Data and Information Strategies
Several speakers addressed data and information strategies including a specific panel discussion that addressed the topic: The IoT Data Tsunami Has Arrived- Now What?
The maturity and added context of data, proper preparation of data, and the maturity of the business model remains a fundamental consideration in designing industrial IoT initiatives. Panelists reinforced that data in its raw format, is not useable. This analyst was rather pleased to hear Gavin Nicol, CTO at Context Labs state that the world is moving to an event data streaming approach vs. a centralized database. We have advocated that approach in our published research.
One excellent insight shared as key to IoT adoption was that if all process participants are going to share data, all parties and stakeholders need to garner equal-value. In the context of supply chains, that implies that customers, providers, and component suppliers each must garner value. Mining customer data singularly for service management and top-line revenue growth without value for the customer is another consideration.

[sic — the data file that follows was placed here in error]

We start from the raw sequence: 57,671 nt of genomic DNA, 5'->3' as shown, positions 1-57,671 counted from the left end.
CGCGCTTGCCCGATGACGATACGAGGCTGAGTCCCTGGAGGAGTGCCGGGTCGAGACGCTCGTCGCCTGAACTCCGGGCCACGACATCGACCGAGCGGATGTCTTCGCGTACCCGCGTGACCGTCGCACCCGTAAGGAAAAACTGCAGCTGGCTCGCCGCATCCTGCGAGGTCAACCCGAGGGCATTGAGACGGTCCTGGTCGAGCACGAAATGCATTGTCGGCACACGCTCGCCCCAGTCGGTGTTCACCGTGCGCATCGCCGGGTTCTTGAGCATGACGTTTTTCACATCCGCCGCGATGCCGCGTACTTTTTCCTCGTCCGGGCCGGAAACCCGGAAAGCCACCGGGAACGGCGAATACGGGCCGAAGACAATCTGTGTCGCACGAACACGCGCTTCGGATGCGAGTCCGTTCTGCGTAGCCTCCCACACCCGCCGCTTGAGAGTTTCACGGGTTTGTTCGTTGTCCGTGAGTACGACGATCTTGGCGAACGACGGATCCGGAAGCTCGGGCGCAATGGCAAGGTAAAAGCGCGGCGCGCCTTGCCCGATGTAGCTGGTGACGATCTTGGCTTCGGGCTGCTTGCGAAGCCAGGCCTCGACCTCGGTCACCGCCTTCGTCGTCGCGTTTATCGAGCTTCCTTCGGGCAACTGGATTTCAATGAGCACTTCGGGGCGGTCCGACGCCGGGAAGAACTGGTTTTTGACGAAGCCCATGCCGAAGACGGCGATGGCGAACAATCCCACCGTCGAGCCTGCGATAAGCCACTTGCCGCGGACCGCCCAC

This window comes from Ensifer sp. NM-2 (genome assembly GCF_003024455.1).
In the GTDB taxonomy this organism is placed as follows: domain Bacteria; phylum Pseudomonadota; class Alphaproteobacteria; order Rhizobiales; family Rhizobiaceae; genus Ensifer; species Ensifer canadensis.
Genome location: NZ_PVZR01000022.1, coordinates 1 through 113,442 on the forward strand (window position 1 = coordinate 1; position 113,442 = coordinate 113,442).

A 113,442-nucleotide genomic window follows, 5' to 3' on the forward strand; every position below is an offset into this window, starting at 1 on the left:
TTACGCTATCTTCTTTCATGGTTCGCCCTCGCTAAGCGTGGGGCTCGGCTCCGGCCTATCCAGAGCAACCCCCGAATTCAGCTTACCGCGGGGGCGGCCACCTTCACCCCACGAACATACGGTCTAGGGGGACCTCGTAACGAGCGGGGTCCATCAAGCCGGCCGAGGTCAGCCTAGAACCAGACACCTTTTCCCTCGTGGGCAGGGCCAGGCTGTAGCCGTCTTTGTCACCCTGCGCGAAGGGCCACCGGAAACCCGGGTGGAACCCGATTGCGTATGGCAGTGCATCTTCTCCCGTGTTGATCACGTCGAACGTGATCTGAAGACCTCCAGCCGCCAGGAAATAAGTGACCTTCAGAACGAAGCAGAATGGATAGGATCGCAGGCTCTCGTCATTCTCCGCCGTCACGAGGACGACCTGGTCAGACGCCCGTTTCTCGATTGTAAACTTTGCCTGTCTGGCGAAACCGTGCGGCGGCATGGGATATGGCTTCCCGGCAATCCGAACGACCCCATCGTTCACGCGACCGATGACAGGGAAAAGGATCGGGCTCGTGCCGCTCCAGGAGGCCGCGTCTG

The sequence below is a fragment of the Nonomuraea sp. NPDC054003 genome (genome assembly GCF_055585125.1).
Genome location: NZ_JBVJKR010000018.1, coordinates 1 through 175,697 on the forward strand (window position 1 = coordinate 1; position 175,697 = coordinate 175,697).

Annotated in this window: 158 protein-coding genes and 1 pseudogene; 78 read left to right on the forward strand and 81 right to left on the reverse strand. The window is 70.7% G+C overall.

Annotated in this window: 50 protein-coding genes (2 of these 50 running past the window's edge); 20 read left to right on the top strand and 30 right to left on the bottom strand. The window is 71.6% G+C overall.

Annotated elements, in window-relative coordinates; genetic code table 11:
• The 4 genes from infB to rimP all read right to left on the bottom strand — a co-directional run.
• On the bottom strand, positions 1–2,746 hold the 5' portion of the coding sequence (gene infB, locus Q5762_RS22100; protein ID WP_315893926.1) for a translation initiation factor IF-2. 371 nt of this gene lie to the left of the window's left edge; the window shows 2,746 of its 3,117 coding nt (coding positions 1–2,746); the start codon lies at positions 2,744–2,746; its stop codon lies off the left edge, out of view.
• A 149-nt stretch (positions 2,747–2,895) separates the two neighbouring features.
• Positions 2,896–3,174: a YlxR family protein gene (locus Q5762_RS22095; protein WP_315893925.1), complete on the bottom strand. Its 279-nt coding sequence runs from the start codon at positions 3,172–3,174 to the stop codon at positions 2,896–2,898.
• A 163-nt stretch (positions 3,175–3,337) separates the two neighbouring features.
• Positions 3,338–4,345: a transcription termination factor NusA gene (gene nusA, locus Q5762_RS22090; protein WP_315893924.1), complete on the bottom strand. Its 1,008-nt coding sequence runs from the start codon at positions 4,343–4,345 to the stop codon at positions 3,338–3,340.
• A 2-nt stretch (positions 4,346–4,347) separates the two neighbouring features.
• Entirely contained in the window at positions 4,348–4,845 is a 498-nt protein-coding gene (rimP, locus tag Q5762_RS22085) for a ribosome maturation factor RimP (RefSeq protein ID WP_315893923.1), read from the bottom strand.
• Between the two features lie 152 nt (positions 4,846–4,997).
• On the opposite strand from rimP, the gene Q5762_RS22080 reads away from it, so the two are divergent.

Data and Information Security
Within our Ferrari Consulting and Research Group Annual Predictions for the past two years, we have declared that concerns for data and information security would likely derail multi-industry IoT deployments.
The panel session that addressed tenets of our prediction was: The Future of IoT is Now- Can IoT Security Catch-up?
Panelists pointed out to the audience that IoT security is different than common IT security practices, and that the paradigms of IT security do not apply to edge operational systems. An example noted- you cannot bring an entire production line or factory down for a data security audit or update. Another challenge is that operational systems were not originally designed to be interconnected, which brings forward debate as to whether that is a positive or detriment.